City seeks state funds for odor issues

JOHNSTOWN — The Gloversville-Johnstown Wastewater Treatment Facility officials is seeking state grant funding to fix its longtime odor issues, but the answer won’t come until year’s end.

Johnstown 3rd Ward Councilwoman Helen Martin, chairwoman of the Gloversville-Johnstown Joint Sewer Board, recently informed the Johnstown Common Council that the sewage treatment plant is seeking state Consolidated Funding Application money. The state and Gov. Andrew Cuomo won’t announce CFA grant winners by region until sometime in late December.

“They have applied for a Consolidated Funding grant for a Water Quality Improvement Grant,” Martin said of the sewer board.

The CFA was submitted July 28, and the state Department of Environmental Conservation will review it to determine a funding category.

Martin said the funding – if received – could go a long way toward getting the facility’s Contact Absorption Settling Thickening system, or CAST system, “straightened out.” The grant would be for CAST process odor mitigation.

Officials announced in July that the sewer plant was pursuing a “modified” sewage treatment plant processing system — coupled with more possible state funding — in an effort to resolve perennial odor problems. The facility a few years ago underwent an $8 million upgrade to treat waste byproducts mainly from two companies — cheese manufacturer Euphrates Inc. and yogurt manufacturer Fage USA — both located at the Johnstown Industrial Park.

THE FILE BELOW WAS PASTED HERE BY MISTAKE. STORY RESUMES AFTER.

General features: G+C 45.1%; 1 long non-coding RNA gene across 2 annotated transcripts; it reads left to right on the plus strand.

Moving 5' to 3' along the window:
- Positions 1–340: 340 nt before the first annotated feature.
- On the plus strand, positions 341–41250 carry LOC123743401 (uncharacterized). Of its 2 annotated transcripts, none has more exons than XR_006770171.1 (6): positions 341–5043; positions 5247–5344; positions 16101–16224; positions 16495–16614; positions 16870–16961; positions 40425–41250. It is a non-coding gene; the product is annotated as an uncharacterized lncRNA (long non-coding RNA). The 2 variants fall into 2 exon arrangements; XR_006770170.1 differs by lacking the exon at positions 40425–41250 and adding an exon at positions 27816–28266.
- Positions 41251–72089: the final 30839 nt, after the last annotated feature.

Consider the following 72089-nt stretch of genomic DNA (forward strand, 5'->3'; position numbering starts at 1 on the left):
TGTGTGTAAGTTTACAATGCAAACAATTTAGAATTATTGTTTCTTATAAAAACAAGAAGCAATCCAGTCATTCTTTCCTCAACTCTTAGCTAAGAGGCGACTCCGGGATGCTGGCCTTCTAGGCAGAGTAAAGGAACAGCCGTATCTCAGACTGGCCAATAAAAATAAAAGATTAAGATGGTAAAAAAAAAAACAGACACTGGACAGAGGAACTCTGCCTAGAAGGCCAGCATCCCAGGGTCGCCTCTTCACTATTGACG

But the upgraded more modern CAST system has been unusable most of the time because it generates strong odors in the sewer plant area. The sewer board previously hired Arcadis of New York to consult the sewer plant on odor issues.

Plant Manager Wallace Arnold told the sewer board July 12 that he received a technical memorandum from Arcadis containing four alternatives for reducing odors generated by the CAST process. He said the most-effective alternative requires modifying the existing CAST process at a cost of about $500,000.

Sewer plant staff started a small, scale-model modified CAST process similar to the suggested proposal for preliminary testing purposes.

By Patricia Older

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